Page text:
In August, Johns Hopkins University had something splashy to announce – a whopping new investment it was making in data science and the exploration of artificial intelligence.
The sweeping initiative, said JHU President Ronald Daniels, would make Hopkins “a leading hub for engaging the challenges and opportunities of the data revolution now upon us” and result in the hiring of as many as 80 new faculty members.
Since then, school officials have been tackling a tougher task:
Selling the community on the two large buildings they want to build on the southwestern end of the Homewood campus close to residential properties.
Hopkins has provided some basic information for the Data Science and Translation Institute (DSTI) project:
• The pair of structures, on either side of Wyman Park Drive at the Remington Avenue intersection, would provide 500,000 square feet of lab and office space, plus underground parking.
• The buildings would rise as high as 120 feet – exceeding the Zoning Code’s 65-foot height limit for that area – if Hopkins wins the support of the community association and wins City Council approval.
• Building A, just above Stoney Run parkland, would replace the Early Learning Center, a daycare facility for JHU affiliates.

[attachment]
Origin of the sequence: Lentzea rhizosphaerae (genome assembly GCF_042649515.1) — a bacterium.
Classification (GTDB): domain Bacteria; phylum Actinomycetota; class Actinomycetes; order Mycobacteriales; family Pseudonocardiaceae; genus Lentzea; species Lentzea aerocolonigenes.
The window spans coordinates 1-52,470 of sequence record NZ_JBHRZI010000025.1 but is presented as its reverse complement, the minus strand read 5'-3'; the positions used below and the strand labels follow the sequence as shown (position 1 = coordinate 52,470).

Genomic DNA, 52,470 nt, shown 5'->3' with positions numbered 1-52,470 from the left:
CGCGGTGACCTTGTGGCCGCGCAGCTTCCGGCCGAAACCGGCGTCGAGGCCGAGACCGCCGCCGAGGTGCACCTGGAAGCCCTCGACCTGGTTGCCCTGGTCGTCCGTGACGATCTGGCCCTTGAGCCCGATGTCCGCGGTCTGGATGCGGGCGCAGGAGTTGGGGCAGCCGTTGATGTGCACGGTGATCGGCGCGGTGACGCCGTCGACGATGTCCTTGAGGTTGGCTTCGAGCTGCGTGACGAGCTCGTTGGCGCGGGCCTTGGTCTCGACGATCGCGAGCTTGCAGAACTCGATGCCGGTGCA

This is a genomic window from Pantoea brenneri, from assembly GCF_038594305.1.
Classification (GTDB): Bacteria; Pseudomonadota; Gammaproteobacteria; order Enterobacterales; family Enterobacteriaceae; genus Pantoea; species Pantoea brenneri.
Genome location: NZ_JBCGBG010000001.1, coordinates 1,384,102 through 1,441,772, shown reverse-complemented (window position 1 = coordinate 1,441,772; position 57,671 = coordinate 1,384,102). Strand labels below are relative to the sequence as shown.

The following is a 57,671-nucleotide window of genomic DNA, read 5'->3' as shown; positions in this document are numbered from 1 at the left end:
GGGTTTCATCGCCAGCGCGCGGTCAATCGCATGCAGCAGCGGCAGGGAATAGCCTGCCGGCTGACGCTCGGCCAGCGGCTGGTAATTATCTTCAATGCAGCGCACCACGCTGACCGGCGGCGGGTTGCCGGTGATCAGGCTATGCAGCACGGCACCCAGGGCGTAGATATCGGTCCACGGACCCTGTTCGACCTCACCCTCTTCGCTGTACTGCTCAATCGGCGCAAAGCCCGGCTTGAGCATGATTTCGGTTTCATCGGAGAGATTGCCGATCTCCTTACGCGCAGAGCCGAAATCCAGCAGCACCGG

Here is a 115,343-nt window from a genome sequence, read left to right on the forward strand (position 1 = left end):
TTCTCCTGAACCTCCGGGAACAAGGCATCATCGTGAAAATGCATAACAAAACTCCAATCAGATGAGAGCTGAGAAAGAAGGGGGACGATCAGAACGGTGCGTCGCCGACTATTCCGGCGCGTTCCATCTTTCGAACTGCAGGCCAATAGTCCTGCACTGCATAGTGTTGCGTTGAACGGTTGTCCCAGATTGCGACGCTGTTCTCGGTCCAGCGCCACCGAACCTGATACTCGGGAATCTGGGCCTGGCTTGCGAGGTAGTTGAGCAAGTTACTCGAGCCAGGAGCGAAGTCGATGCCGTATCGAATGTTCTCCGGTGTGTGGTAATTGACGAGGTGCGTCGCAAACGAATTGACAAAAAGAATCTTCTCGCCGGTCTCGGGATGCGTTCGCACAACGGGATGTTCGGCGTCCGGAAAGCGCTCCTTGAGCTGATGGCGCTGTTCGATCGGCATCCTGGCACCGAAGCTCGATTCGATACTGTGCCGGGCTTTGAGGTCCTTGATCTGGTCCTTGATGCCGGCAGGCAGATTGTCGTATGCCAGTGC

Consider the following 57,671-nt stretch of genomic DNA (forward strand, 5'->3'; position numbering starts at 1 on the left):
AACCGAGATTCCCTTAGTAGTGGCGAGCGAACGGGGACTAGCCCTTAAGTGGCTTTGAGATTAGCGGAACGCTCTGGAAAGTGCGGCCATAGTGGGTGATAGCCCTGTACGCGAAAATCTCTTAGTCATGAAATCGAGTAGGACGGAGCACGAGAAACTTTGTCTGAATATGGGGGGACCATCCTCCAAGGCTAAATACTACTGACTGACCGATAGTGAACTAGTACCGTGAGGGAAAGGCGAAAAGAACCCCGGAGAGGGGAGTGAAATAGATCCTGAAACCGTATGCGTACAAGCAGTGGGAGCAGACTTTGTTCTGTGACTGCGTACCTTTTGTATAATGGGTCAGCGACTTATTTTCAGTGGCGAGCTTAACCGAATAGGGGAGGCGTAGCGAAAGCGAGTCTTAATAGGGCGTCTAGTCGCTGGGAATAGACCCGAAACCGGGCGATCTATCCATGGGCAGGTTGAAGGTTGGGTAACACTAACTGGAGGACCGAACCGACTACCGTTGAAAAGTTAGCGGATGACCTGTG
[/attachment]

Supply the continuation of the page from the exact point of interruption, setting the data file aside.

• Building B would sit across the street from the 3100 block of Remington Avenue, a stretch of two-story brick rowhouses that currently sport Halloween pumpkins, potted plants and Pride flags.
Sitting with her laptop on the porch of one of those houses, Pahini Lampart told The Brew she’d heard something about the project and wasn’t thrilled about it.
“It’s going to be some kind of buildings for computers, right? Why can’t they put it somewhere else, instead of here next to people?” she asked. “I’m just afraid it’s going to be this big horrendous noisy thing that blocks the light.”
Told that it’s to be a building for not just computers but scores of new faculty, whose focus is data science and AI, her eyes widened.
“I’m in data science! That’s interesting,” said Lampart, a lead data analyst for a city agency. “I’m really big on ways to use data to make organizations function better.”
But when Lampart heard that JHU’s plans include getting rid of the child care center in that location, her face fell.
“Oh no! I kind of pictured, if we had a second child someday, we’d send them to that daycare,” she said, looking toward the low white modular structure with colorful play equipment outside. “I’m going to have to learn more about this.”
Competing with Peers
The Greater Remington Improvement Association (GRIA) has been gathering information about the proposal and documenting the concerns of residents.
The group has held multiple meetings and heard presentations from Hopkins about what they want to build and why.
“It has become painfully obvious to us that our science facilities are woefully out of date,” Lee Coyle, senior director for capital projects and planning, told an online meeting of GRIA’s land use committee last monthg.
His PowerPoint presentation juxtaposes a photo of a cluttered-looking Hopkins lab room, with a gleaming white lab space with a high ceiling, captioned: “What JHU needs.”